Overlooking an isolated stretch of runway at Martin State Airport, officials from the Maryland Department of Transportation, National Highway Traffic Safety Administration, Baltimore County Police and safety advocates witnessed a sudden and violent impact between two cars on Tuesday, May 24, 2016. The T-bone crash simulation effectively showed the devastating consequences of unbelted occupants during a typical car crash and demonstrated the need to wear seat belts in every seat during every ride. Officials specifically focused on the need for backseat passengers to wear seat belts to avoid becoming human projectiles in a crash and killing others in the vehicle, including those who did the right thing by buckling up.
“Our message is simple: buckle up in every seat, every time, day and night,” said Maryland Transportation Secretary Pete K. Rahn. “The most effective way to save your life— and the lives of others— is to wear your seat belt.”
On average, about 120 people who died in traffic crashes each year in Maryland were not wearing their seat belts. Over the past five years, 59 percent of all backseat passengers who died in Maryland were unbelted.
“Seat belts prevent ejection during rollovers, and they stop back seat passengers from becoming projectiles during a crash,” said Dr. Beth Baker, Region 3 Administrator for the National Highway Traffic Safety Administration. “No matter how short or far you’re traveling, buckle up.”
In 2015, Maryland’s seat belt usage rate was 93 percent, an increase from the 2014 rate of 92.1 percent. Despite the increase, the number of traffic fatalities in Maryland went from 443 in 2014, the lowest number since 1948, to a preliminary number of 521 in 2015. Thirty six percent of people who died in Maryland motor vehicle crashes last year were unbelted. Not wearing a seat belt continued to be a leading cause of death on Maryland roads last year. If Maryland could reach a 100 percent seat belt usage, about 54 more lives could be saved each year.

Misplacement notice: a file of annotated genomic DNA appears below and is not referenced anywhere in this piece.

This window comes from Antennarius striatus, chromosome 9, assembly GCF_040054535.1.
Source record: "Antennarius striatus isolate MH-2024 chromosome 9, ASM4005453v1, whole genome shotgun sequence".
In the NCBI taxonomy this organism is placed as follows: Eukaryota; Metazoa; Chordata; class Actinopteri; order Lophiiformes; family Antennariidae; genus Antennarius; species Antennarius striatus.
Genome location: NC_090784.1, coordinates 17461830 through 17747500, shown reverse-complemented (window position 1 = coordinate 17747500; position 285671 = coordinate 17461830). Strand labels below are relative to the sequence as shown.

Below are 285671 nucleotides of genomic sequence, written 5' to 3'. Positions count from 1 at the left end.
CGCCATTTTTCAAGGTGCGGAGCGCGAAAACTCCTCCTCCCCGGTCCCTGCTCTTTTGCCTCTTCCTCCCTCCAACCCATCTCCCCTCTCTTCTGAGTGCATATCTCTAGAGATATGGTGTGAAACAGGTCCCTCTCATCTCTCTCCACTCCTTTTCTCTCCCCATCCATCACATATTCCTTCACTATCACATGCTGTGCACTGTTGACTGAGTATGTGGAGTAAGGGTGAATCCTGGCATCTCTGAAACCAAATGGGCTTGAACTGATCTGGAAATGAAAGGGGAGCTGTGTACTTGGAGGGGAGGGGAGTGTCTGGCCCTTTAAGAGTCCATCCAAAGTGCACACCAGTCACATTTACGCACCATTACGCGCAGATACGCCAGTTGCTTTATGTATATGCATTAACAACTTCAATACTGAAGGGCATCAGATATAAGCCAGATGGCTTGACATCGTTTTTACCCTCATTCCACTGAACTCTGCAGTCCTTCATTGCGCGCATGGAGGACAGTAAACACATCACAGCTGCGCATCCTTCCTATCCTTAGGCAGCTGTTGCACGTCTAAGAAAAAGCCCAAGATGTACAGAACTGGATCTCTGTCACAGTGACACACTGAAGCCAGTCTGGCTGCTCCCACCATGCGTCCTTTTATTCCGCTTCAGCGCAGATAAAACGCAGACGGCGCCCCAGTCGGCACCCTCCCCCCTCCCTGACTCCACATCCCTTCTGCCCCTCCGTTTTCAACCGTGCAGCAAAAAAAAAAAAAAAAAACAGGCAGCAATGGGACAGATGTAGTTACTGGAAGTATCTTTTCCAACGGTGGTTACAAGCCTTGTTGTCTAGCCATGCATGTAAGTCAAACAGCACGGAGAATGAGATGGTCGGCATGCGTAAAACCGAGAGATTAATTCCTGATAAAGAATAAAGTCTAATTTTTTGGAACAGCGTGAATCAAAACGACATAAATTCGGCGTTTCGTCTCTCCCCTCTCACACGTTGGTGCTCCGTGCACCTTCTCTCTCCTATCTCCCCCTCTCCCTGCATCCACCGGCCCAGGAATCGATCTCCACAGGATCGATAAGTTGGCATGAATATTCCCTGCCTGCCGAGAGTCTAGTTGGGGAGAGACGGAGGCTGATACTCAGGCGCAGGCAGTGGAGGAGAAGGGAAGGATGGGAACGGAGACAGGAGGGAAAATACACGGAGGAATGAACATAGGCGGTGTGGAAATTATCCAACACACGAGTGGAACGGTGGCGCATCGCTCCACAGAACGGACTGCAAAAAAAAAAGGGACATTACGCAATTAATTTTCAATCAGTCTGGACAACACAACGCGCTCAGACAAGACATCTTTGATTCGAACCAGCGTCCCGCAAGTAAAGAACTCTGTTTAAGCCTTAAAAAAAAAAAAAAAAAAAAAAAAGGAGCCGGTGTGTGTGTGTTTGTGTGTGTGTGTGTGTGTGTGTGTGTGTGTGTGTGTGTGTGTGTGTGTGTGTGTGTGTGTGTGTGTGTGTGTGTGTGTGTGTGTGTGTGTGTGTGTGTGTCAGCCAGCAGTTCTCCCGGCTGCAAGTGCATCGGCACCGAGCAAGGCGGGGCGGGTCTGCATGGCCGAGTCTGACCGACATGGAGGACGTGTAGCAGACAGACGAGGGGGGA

“The tragic increase in traffic deaths on our roads last year is unacceptable,” said Motor Vehicle Administrator Christine E. Nizer. “Maryland’s efforts to reach zero traffic deaths must include more people wearing this simple, life-saving device.”
“As a police officer, there is nothing worse than notifying a family that they have lost a loved one and knowing that the loss could have been prevented if they had simply buckled their seat belt,” stated Baltimore County Police Chief James W. Johnson.
“As drivers and as passengers, we all have choices to make each and every time we get into a vehicle,” said Suzanne Elzey, founder of the CruiseSafe Foundation, a nonprofit driving safety organization. “Whether you realize it or not, the choices you make at that time, will impact hundreds of people for the rest of their lives. So make safe, smart choices – buckle up, drive the speed limit and avoid distractions— as a driver or a passenger.”
Suzanne founded CruiseSafe after a horrific crash claimed the lives of her teenage son and his three best friends on Kent Island in April of 2013. Suzanne shared her personal story and spoke about the choices people make as drivers and passengers, and the long-term impact those choices have on family, friends and communities.
The crash demonstration marks the start of the national Click It or Ticket media campaign aimed at increasing seat belt use across Maryland and the country. The campaign features a television spot, which was designed specifically to address the issue of unbelted back seat occupants. The spot, which was developed using federal highway safety funding, can be seen here. The campaign also features radio advertisements and digital media, as well as grassroots partnerships with local radio stations and Uber.
Buckling up in every seat is the law in Maryland. Every person who is not buckled faces the possibility of an $83 ticket. Along with not wearing seat belts, officials highlighted areas that have historically been leading causes of deaths on Maryland’s roads, including: impaired driving; speeding; distracted driving; and not using crosswalks.